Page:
G.M.: Your rift mechanic is a major differentiator in the MMO market. How did it come to be a key part of your game and your marketing message?
H.H.: A couple of years ago, we had a ton of lore and story. We had a stable, powerful and inherently flexible platform. We were able to introduce pretty much anything into the world whenever we wanted to, but the connective tissue was missing. There was little way for players to anticipate, plan for, or get excited about these events or to understand what they needed to do while they were happening.
A couple of our designers had this idea to introduce dynamic new content as rifts. They got together with some artists and programmers, got them excited about their idea and put together a prototype. What resulted was interesting enough that we spent several months on R&D to bring together the look and the gameplay. They were really cool, but they felt like add-ons, which at that point is what they were. To turn this into a core feature of our game was going to be expensive and time consuming, and it required the loss of a lot of work.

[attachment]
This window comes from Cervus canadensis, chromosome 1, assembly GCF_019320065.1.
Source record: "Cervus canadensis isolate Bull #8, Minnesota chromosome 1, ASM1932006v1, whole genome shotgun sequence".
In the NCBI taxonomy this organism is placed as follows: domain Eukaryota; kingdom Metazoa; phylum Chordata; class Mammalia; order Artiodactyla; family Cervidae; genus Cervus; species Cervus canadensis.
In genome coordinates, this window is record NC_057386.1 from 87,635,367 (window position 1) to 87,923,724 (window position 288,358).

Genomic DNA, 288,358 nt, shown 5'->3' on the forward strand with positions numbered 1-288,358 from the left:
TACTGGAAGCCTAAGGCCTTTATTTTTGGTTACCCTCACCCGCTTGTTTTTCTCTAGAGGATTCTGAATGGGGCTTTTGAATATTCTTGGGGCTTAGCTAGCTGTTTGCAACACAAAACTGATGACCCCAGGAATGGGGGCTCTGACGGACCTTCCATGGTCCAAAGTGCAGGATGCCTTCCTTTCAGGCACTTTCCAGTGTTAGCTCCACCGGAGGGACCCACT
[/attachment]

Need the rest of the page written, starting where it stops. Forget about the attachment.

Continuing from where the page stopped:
Moments like this, though, are where the dev team and management define greatness. We realized that we needed to make this core and develop the quests, environments and everything else in tandem, not a separate effort. I have said before that we have thrown out more content than some games have shipped with. This was one example of that willingness to sacrifice good in pursuit of excellence. We rebuilt the quest lines, the ambient populations, the new user areas … everything to fully incorporate the dynamic nature of our game. That’s why I smile a little when I hear existing games hint that they are introducing dynamic-ish gameplay. I know how hard we had to work to get those parts to work together.